A World Not to Come: A History of Latino Writing and Print Culture

Raúl Coronado
Berkeley Book Chats
Book Cover for A World Not to Come by Raul Coronado
Wednesday, Oct 8, 2014 | 12:00 pm to 1:00 pm
Geballe Room, 220 Stephens Hall
United States

Professor of Ethnic Studies Raúl Coronado specializes in Latino literary and intellectual history from the colonial period to the 1940s. His first book, A World Not to Come: A History of Latino Writing and Print Culture (Harvard, 2013), focuses on how Spanish Americans in Texas used writing as a means to establish new sources of authority, and how a Latino literary and intellectual life was born in the New World.

In 1808, Napoleon invaded Spain and deposed the king. Overnight the Hispanic world was forced to confront modernity and to look beyond monarchy and religion for new sources of authority. The geographic locale that became Texas changed sovereignty four times, from Spanish colony to Mexican republic to Texan republic to U.S. state. Following the trail of manifestos, correspondence, histories, petitions, and periodicals, Raúl Coronado explores how Texas Mexicans began the slow process of viewing the world no longer as a received order but a produced order and debated how best to remake the social fabric even as they were caught up in a whirlwind of wars, social upheaval, and political transformations. In the end, Coronado sees in this process of racialization the birth of an emergent Latino culture and literature.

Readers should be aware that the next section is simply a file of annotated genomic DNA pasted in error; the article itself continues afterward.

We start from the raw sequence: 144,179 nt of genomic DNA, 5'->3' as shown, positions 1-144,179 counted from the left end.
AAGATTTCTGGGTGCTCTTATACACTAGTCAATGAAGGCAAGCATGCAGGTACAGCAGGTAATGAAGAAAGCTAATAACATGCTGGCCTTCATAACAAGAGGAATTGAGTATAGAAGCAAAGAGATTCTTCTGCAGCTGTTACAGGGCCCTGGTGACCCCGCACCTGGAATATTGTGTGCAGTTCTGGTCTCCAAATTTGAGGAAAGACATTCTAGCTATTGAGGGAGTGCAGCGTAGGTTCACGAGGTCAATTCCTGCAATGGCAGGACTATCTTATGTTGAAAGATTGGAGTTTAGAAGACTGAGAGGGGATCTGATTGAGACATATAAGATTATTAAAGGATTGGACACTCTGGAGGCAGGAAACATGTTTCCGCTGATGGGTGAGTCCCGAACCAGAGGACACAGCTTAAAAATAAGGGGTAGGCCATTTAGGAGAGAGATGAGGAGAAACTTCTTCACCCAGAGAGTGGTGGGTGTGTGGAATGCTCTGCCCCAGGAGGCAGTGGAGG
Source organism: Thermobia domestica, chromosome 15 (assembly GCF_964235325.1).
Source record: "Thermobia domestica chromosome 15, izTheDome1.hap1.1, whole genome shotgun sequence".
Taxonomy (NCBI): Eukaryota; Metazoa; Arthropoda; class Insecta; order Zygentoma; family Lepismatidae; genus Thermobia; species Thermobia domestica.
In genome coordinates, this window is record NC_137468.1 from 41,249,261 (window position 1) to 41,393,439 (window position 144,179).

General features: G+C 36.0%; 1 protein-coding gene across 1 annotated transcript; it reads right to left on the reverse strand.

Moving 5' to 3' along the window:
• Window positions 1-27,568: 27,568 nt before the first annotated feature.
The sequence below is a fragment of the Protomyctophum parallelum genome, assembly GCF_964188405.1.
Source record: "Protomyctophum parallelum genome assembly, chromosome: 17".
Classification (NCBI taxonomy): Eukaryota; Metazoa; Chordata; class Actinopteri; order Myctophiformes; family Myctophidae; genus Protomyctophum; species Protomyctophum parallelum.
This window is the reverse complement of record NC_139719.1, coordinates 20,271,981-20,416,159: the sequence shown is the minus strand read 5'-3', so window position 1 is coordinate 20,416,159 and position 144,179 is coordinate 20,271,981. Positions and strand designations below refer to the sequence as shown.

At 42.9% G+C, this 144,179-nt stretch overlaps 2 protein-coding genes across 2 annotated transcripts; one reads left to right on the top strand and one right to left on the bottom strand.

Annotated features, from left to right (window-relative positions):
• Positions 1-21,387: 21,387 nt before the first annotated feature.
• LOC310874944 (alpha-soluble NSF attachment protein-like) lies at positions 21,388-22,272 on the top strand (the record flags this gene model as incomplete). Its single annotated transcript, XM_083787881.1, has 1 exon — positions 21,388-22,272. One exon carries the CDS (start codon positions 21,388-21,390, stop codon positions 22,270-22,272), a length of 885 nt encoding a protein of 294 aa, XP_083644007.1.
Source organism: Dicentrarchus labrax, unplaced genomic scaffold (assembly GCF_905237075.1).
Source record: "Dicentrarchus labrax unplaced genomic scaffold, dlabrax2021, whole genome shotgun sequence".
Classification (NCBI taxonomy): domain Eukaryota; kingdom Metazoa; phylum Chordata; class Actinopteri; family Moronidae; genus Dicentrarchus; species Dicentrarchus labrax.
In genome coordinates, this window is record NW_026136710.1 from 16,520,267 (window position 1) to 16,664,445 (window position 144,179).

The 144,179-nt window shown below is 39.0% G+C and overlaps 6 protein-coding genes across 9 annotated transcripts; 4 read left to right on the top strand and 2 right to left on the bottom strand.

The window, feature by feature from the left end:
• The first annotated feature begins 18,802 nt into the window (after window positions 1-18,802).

After an introduction by Francine Masiello (Comparative Literature and Spanish and Portuguese), Coronado will speak briefly about his work and then open the floor for discussion.